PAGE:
Above: Trees Atlanta volunteer Lawrence Richardson takes part in a tree planting. Photos courtesy of Trees Atlanta.
Richard Sussman not only appreciates Atlanta’s nickname of ‘a city in a forest,’ he brings that catchy phrase right back home.
“I have no grass,” he said of his home in the city of Atlanta. “Our landscaping is trees and shrubs and raised beds. I have completely eliminated grass.”
Sussman had plenty of opportunities to get up-close and personal to sturdy trunks and leafy branches during a career with the U.S. Forest Service. Now retired, he’s taken that knowledge and his expertise as a University of Georgia Master Gardner and put it to good use with Trees Atlanta, the non-profit which over the last 35 years has worked tirelessly to protect Atlanta’s existing tree canopy and help grow new green space.
During April, the group plans to take part in the 50th observance of Earth Day on April 22 by doing a tree planting project and educational programs. But understandably, the group’s bigger push has historically come on Arbor Day. In addition to that, a much bigger and decade-long offensive has just launched.
Sussman is one of a strong corps of volunteers that helps with various aspects of the group founded in 1985. They perform tasks ranging from actual plantings to leading tours along the wildly popular BeltLine Trail—which Trees Atlanta has dubbed an arboretum, a botanical garden devoted to trees—to handling various data-collection and administrative tasks.
Older adults are key to that effort, according to volunteer coordinator Susan Pierce Cunningham. She said many of the project leaders who helm various group initiatives are older volunteers. They work with staffers who are site coordinators—and Pierce Cunningham indicated that they are infinitely valuable.
“Just like in all aspects of life, they have more life experience with everything,” she said. “That means they understand more quickly what we’re trying to accomplish. Also, by that stage in life, they have a better idea of what they’re interested in, so they come to us with a passion for tree preservation. And if they’re retired, they have more time to devote.”
That raises the questions: just what has Trees Atlanta accomplished since its modest founding aimed at planting trees in downtown Atlanta? And what’s yet to come?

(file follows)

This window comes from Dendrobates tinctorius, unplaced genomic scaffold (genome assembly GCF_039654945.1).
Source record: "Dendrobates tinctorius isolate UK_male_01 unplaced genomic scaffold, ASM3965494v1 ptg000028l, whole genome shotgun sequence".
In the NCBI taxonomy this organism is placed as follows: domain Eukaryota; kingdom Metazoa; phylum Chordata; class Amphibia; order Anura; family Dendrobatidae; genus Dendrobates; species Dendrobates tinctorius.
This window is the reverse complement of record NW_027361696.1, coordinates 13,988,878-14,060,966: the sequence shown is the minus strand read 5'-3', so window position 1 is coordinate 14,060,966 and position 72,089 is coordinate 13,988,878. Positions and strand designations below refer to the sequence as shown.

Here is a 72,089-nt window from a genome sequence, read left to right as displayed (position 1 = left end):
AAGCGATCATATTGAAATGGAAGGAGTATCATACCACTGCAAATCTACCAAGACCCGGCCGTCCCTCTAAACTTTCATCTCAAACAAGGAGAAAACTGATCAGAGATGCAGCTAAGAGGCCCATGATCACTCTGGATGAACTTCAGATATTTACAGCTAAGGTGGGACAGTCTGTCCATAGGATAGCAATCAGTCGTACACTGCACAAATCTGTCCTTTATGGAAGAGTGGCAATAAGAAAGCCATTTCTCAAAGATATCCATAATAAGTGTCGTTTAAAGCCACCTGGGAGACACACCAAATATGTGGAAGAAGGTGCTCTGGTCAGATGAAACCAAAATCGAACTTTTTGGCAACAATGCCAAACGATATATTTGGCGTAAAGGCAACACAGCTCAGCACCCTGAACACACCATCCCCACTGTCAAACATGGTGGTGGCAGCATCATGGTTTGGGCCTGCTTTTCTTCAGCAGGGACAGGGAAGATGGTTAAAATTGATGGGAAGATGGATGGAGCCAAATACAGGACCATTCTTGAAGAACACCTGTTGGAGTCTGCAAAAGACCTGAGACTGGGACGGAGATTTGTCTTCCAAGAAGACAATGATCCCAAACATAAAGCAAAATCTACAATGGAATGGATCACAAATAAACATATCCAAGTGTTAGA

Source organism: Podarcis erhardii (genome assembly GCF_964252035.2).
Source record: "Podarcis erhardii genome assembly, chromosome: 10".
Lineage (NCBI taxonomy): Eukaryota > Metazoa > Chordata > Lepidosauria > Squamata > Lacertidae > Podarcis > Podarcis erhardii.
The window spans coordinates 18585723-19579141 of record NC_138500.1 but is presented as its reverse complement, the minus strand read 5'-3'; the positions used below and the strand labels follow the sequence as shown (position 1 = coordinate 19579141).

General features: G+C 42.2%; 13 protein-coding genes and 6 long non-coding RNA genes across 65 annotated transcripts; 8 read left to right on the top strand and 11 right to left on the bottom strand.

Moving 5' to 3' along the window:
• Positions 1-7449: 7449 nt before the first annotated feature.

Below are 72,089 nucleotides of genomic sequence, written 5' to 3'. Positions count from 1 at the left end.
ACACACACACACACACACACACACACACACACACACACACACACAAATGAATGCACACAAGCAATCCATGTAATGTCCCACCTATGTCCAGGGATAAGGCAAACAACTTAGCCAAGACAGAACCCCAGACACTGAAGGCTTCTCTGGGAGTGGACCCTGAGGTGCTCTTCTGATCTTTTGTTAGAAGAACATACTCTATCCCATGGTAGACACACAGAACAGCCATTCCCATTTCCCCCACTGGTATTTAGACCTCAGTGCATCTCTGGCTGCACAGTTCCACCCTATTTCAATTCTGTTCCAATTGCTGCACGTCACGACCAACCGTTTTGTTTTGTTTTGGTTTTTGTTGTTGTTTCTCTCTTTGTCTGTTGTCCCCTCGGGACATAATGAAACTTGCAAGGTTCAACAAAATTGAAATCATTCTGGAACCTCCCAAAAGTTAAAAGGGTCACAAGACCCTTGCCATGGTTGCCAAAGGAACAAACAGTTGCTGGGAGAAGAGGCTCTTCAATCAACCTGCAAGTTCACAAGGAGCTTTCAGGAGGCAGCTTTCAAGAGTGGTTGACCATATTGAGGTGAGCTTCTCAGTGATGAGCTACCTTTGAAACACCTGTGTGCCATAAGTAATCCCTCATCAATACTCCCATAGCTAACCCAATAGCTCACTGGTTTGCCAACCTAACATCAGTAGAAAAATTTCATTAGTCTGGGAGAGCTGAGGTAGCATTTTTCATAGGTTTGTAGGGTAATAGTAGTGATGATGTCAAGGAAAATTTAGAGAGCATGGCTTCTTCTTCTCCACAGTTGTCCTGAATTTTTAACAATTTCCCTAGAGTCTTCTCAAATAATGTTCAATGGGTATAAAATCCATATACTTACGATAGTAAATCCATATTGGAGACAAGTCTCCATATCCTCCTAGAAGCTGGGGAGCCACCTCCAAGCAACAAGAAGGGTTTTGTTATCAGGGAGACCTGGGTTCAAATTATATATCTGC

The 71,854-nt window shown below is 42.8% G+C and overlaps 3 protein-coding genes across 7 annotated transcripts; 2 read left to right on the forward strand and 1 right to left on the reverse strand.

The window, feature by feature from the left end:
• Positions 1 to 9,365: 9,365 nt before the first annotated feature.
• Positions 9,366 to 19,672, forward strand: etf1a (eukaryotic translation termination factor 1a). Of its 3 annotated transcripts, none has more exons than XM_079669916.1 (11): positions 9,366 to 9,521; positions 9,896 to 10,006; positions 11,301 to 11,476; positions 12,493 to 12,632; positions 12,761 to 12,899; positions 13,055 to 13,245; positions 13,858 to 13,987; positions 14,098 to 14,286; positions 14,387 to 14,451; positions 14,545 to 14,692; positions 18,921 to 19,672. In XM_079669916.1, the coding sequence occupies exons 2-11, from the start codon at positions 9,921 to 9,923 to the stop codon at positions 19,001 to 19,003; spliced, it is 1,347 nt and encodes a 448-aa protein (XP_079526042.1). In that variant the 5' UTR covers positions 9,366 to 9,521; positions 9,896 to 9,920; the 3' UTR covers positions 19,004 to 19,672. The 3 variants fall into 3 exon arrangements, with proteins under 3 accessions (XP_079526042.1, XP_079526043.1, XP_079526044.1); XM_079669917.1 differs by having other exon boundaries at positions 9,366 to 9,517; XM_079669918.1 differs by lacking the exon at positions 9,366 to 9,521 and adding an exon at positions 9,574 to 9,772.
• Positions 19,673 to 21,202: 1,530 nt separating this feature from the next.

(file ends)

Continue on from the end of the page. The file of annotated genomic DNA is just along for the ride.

The short answer to both queries is-quite a lot. It’s like the old saying about mighty oaks growing from little acorns.
“Trees” has broadened to include community tree planting programs in Atlanta and a number of suburbs, the ambitious BeltLine Arboretum, ongoing tree care, a kids’ program, workshops and educational events and advocacy efforts aimed at preserving and possibly expanding Atlanta’s tree canopy. The group said the city’s tree coverage stands at around 47% and is slowly dropping.
Sussman is one of the docents who leads tours along the BeltLine, having joined the initial phase of the program back in 2012. He seems to delight in expounding on the value of the hundreds of graceful magnolias, oaks, evergreens and other species thrusting skyward along with shrubs and native grasses. He’s also quick to point out how the plantings create a transportation route for invaluable pollinators—birds, bats, insects and the like.
The longtime volunteer said the native grass plantings proved controversial in some quarters but added that “native grasses survive very well in difficult conditions. That’s different from putting in a lawn that requires pesticides and herbicides.”
Lawrence Richardson, another senior volunteer, pointed out that shade helps to moderate temperatures in the midst of high-density urban development and that trees benefit the atmosphere by absorbing carbon dioxide and releasing oxygen.
Richardson also leads BeltLine tours and speaks to community groups—and he doesn’t mind getting his hands dirty. Some of the trees planted along the BeltLine bear his touch.